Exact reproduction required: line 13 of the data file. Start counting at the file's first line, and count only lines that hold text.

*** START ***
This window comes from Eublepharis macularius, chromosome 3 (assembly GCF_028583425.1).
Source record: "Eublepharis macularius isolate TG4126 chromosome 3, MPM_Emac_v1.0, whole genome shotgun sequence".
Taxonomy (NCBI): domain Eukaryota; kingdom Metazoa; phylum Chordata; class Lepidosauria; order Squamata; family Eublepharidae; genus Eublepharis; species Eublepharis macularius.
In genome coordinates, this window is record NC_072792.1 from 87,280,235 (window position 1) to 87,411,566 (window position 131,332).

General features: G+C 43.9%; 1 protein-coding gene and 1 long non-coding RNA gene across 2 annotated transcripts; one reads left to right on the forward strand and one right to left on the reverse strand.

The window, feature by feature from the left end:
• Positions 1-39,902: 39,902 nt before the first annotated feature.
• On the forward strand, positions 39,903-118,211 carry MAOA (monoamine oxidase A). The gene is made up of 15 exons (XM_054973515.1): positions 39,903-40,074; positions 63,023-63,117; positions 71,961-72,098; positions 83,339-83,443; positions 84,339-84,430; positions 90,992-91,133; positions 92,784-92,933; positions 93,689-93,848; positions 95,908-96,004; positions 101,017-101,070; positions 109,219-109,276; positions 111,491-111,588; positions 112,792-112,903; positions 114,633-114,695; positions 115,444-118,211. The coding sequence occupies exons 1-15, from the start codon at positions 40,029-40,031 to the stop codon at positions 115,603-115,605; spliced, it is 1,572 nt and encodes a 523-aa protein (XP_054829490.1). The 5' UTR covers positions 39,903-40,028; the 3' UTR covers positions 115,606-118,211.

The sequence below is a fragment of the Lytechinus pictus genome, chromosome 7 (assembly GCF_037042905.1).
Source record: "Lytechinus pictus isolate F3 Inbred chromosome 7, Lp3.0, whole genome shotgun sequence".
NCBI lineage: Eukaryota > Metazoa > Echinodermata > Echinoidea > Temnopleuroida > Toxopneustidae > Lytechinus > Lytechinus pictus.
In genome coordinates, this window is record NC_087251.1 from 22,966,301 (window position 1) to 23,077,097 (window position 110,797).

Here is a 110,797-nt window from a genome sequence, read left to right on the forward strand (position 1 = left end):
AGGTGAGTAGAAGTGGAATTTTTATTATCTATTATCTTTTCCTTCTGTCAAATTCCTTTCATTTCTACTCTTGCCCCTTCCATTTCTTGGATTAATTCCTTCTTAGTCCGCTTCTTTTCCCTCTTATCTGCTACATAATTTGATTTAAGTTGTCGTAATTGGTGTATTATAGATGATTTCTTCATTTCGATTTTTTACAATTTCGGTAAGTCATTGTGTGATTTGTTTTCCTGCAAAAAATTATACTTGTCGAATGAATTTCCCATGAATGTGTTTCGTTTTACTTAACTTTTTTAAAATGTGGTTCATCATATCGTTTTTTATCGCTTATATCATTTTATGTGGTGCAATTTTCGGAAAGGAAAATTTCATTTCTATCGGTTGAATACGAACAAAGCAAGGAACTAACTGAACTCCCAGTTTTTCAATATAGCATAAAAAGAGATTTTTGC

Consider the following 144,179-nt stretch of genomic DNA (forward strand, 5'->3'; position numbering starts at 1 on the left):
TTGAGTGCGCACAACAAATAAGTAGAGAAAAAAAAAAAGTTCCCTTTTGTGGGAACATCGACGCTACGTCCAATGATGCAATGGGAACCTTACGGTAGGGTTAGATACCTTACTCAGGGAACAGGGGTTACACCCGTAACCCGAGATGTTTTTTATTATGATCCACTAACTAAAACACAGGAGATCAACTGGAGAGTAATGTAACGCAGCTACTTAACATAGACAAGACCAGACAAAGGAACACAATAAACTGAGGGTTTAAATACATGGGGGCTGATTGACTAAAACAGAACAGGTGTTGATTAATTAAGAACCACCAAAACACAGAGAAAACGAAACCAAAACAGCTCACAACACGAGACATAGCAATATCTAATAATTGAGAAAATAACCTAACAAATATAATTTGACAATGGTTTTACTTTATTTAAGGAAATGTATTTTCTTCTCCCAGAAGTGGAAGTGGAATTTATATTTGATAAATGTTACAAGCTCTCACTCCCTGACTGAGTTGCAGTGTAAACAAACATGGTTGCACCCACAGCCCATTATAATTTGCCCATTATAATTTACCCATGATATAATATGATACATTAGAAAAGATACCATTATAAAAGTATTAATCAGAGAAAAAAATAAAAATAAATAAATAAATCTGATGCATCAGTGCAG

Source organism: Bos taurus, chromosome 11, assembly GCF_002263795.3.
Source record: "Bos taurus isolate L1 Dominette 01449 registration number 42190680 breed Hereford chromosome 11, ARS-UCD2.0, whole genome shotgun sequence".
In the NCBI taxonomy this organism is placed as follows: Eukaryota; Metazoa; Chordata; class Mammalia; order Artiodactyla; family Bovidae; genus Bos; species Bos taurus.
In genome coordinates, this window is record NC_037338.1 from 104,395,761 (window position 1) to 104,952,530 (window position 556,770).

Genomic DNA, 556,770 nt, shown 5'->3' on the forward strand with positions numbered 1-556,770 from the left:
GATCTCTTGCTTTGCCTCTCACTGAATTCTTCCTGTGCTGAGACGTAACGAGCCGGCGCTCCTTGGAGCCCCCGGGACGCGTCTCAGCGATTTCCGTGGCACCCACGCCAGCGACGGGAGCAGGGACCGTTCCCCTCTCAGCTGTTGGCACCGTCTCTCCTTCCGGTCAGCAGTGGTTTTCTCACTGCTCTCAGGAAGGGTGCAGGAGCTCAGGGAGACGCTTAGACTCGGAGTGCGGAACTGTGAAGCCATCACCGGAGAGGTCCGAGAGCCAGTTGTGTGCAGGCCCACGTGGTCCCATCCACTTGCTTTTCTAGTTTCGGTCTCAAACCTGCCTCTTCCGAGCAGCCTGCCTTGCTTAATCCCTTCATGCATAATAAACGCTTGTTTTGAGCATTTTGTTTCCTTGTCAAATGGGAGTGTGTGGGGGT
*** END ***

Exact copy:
Here is a 110,797-nt window from a genome sequence, read left to right on the forward strand (position 1 = left end):